Ford Brings the City: A Mobility Challenge in Memphis: How It Works

The Greater Memphis Chamber and Ford will partner to bring the auto company’s City:One mobility innovation competition to West Tennessee, providing funding to help explore community-developed ideas to address regional transportation challenges.

As a two-year challenge, Ford will provide grants and expert advice to those who come up with the best ideas to solve West Tennessee’s transportation challenges. The challenge was announced Tuesday at the chamber’s annual chairman’s luncheon.

“The mobility solutions we’re looking for here will connect urban and rural communities through sustainable electrified transportation,” said Jack Gray, co-founder and team leader at City:One for Ford Motor Company.

A hay bale with a Ford logo painted on it stands outside the Haywood County Courthouse in downtown Brownsville, Tennessee.  Thursday, February 23, 2021 in December. The town square is about 15 miles from Ford's Blue Oval project, a $5.6 billion electric vehicle factory that the automaker expects to create nearly 6,000 jobs.

This is the ninth time Ford has hosted the challenge. According to Ford’s website, the challenges “are designed to address systemic mobility inequalities while providing safe, sustainable, accessible and equitable solutions for the future.”

Essentially, it aims to connect residents in the community who see a transportation need with funding to initiate a solution. Previous winners include a mobility hub developed by a group of high school students in Detroit, a simplified pickup solution to reduce traffic around Miami schools, and wayfinding technology for those with cognitive disabilities.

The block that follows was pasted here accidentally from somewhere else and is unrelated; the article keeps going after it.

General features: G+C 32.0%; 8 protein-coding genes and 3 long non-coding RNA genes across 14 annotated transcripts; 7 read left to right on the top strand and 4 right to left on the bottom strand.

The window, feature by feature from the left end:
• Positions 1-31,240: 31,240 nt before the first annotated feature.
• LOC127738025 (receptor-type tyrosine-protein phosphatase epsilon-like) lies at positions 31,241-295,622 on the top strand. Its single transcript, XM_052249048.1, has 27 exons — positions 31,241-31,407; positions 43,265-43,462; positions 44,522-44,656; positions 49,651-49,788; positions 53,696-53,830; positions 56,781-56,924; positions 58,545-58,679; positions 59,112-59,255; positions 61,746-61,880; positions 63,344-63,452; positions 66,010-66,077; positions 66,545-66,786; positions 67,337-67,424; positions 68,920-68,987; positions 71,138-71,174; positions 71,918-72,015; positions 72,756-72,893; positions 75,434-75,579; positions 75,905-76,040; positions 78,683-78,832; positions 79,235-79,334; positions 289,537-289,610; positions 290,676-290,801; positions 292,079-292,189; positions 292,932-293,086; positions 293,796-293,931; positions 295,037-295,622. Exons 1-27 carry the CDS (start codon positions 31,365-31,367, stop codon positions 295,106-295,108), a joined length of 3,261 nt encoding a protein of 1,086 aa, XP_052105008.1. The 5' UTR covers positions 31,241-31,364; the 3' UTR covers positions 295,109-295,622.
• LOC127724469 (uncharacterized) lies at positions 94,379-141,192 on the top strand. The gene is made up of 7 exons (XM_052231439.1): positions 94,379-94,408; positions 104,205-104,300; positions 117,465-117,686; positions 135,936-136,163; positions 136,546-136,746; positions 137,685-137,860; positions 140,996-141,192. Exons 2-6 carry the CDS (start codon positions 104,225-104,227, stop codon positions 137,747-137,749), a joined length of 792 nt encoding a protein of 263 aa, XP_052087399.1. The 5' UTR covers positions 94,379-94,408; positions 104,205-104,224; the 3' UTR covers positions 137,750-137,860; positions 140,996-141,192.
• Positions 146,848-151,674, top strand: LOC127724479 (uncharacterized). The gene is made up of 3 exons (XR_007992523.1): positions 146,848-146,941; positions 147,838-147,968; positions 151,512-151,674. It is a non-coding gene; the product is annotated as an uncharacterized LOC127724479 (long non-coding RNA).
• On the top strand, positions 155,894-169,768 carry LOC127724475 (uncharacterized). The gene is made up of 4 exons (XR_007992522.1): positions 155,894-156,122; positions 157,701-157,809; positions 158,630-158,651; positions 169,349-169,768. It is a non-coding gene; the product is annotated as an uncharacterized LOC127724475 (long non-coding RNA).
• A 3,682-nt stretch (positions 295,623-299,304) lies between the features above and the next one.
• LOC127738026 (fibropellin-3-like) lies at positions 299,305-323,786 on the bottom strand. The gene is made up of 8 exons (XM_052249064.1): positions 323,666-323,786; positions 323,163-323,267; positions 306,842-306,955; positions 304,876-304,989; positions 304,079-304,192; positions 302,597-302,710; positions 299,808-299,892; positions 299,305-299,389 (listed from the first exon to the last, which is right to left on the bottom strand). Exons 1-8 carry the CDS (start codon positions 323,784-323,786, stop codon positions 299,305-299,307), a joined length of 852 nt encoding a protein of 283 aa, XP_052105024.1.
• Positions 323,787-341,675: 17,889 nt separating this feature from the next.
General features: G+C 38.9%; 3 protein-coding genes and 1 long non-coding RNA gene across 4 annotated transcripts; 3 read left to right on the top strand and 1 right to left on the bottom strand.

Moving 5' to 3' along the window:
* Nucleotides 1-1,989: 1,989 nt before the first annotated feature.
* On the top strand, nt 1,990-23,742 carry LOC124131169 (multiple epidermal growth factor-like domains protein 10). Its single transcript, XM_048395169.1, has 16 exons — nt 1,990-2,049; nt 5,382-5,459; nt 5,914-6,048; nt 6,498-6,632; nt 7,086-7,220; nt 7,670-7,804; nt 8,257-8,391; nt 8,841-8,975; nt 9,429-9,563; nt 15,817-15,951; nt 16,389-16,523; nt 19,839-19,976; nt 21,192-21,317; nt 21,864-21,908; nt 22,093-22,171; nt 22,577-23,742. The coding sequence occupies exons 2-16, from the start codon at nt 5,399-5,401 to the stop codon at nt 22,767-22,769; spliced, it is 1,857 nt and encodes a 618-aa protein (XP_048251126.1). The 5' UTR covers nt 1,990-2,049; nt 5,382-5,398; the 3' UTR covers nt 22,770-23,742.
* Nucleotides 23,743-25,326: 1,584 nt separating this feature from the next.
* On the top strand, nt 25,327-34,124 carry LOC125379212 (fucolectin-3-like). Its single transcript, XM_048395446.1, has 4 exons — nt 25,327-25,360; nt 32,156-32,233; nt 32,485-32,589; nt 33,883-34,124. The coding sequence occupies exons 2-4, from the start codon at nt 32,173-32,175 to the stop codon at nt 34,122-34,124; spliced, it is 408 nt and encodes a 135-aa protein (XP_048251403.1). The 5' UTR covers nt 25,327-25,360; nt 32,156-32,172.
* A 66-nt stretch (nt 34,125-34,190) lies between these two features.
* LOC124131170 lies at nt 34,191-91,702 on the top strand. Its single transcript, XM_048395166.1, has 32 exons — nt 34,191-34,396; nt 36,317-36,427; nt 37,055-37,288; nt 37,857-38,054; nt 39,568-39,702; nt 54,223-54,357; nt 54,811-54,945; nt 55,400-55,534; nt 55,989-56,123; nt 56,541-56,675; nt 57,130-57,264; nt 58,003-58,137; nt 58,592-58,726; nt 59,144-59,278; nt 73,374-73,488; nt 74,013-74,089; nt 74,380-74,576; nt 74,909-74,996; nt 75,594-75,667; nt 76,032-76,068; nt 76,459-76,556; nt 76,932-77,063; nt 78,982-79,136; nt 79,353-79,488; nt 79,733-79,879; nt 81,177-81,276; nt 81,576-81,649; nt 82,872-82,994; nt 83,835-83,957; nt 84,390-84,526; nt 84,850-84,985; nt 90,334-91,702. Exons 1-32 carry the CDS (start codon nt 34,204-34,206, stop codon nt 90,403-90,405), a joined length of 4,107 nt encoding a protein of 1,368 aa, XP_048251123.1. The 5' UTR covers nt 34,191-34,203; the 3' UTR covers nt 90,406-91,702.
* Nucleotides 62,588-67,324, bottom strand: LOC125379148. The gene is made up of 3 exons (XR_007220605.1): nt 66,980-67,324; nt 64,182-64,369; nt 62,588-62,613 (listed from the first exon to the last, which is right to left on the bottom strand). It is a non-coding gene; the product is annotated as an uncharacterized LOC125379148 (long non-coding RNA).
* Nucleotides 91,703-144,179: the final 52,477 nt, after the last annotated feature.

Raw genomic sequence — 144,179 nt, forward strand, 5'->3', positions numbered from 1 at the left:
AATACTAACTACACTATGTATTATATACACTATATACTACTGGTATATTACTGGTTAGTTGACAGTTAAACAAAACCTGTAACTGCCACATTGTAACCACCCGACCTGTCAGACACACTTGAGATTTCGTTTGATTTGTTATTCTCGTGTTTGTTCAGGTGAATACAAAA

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Ted Townsend and Beverly Robertson at the Greater Memphis Chamber of Commerce in downtown Memphis on October 10.  13th, 2022. Robertson resigned as president and chief executive of the chamber, and Townsend succeeded her.

Some programs have gone on to win additional funding from state and federal government agencies.

Chamber President and CEO Ted Townsend said one of the most frequently asked questions since announcing the $5.6 billion BlueOval City project is how Memphis can make the most of its proximity to electric vehicles and battery manufacturing. advantage of the factory.

Townsend, who took over the organization on Tuesday, said solving the traffic problem is one way. He said the Chamber and Ford want to hear every idea Memphisans have about how to solve the mobility challenges around them.

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